Monday, January 26, 2015

Guest Post: The Unexpected Side Effects of Significant Weight Loss

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The other day in my office a patient of mine was telling me about some of the surprises she's faced since losing a great deal of weight. Having known her for some time and familiar with her insight and writing abilities, I asked if she was interested in writing a guest post (anonymously or as she chose, with attribution) about them. Happily she agreed, as I imagine will you when I tell you it's terrific, powerful, happy and sad all at the same time.
Nine months ago, I had a gastric bypass. When I told people what I was going to do, they were shocked. I wasn't that big. Was I really sure I wanted to do something so drastic? Couldn't I try just one more time to lose weight? Shouldn't a gastric bypass be reserved for people who are sick and fat, instead of just sick and tired of being fat?

Here's my response: the decision to have major surgery with very real consequences was not taken lightly. It took an entire year from the time Dr Freedhoff first suggested it until I was ready to be referred to the program. But once I made the decision, I wanted it to be done with. I wanted my new life to begin.

I did everything right - I researched, I read, I went to a psychologist, I made sure that both my head and my heart were ready for the significant change in my life. I followed every instruction that my surgeon gave me to the letter. And my results have been spectacular.

I went from a BMI of 41 to a BMI of 25, or exactly normal. My body fat percentage went from the high 40s to the low 20s. My blood pressure went from an average of 126/85 to 106/55. I lost almost 90 pounds, and went from a size 20 to a size 8/10. In short, I am "normal", though in reality, I think I'm actually smaller than average. I look taller and 5 years younger. And I'm happier than I've ever been before.

Still, there is something about my weight loss that upsets me in a fairly fundamental way - I have moved from being invisible to visible, and it is both uncomfortable and enraging.

When I was fat, I was invisible. I could go into a high end store (like Holt's or Coach) and never have a sales person approach me, never get asked if I need assistance. I could go to the gym and do my thing in total isolation, giving the chin nods to the few other plump ladies working out at the same time as me, commiserating in our matching t-shirts (because Canada is not polite enough to sell more than one style/colour of a plus sized work out shirt).

Now when I go to a store, salespeople fawn over me. I went into a store one day and a sales person brought me every single dress they had in my size, one after another. I went into another and they ran down this list of hidden sales that I would never even have dreamed existed. This enrages me - was I not deserving of fashion, style, taste, good deals, lovely accessories? Was I not deserving of being treated like a human being? This part of my weight loss makes me angry, and reminds me to never, ever ignore someone because they are fat.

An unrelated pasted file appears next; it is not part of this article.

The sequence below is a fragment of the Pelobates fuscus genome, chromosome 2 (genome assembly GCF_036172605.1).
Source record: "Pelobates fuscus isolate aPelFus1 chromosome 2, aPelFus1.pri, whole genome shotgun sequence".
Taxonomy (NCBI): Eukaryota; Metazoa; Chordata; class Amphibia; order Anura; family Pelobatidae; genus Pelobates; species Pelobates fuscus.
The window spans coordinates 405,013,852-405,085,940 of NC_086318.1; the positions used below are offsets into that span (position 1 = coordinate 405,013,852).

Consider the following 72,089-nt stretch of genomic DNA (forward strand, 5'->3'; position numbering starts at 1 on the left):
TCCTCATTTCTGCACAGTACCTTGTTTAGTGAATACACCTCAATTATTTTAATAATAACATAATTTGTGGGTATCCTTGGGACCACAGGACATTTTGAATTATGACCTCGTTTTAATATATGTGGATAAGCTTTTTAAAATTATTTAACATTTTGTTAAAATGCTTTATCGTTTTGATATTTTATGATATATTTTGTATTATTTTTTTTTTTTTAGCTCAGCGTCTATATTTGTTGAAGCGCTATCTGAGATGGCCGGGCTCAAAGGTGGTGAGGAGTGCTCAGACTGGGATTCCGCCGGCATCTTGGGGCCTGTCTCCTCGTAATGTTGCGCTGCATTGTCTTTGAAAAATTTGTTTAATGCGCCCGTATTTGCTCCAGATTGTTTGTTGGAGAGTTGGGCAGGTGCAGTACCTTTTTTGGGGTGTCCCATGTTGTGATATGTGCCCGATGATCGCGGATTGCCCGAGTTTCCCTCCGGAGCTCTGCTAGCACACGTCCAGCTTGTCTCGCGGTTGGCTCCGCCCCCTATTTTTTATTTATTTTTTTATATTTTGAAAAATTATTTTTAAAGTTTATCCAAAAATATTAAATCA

Now when I go to the gym, people look at me. Not just my other round sisters, but men. They look me up and down and assess me, they try to engage me in conversation, they offer me tips on my squat form. This makes me so uncomfortable - it's not something I've ever experienced and, although my friends tell me this is modern flirting, it makes me feel dirty, like an object. It makes me feel unsafe for the first time in my life. I went from a sisterhood of the invisibles to being an object of the male gaze. I still give my chin nods to my ladies, and I still tell them that they're doing great. Now though, they look at me like I'm not one of them, like I have no right to applaud their efforts, and this makes me a little bit sad - I lost my gym-going community.

And then there are the well-meaning, the beneficent, the ones who cannot understand what their words mean.
"You look so much younger.. taller... better... prettier... smarter" (that one was tough).

"You're not going to lose more weight, are you? You're done, right? Maybe you should eat more - you don't want to lose too much."

"I wish I could have that surgery - it's such an easy way to lose weight."
These are my friends, my colleagues, the people with whom I casually interact. I don't know what to say to them other than that my body will regulate itself, I'm eating until I'm full, I eat all sorts of foods but some of them randomly make me sick and I'm still learning about my new digestive system and do you really think this is easy, because it isn't.

I take a ton of B12 (injections and pills) and special calcium that I have to order from the US and a whole lot of vitamin D and iron and folic acid and I can't take anti-inflammatories and have you ever tried to use tylenol for back pain because it really doesn't work. I tried to go for brunch last week and had to bail out in the middle of a great conversation because my stomach suddenly rejected what I put in it and yes, that means I vomited it up. I can't eat salted caramel, which should be a crime against humanity. I can't drink too quickly because that traps gas in my system, and I can't eat something that's too sweet because that causes me to feel queasy and start sweating, like I'm having a major panic attack. I have wrinkles of extra skin on my inner thighs and under my chin and my brilliant white stretch marks are like a ECG tracking its way across my abdomen. This isn't easy. I just make it look that way.

Do I regret my gastric bypass? Not for a second. I feel like losing the weight has allowed the real me to be seen by more than just my intimates. It's just going to take a long while to get used to not being invisible anymore.

Kerry Colpitts is an Ottawa resident and proud public servant, a fan of finding the right balance between being active and laying on the sofa, watching Netflix.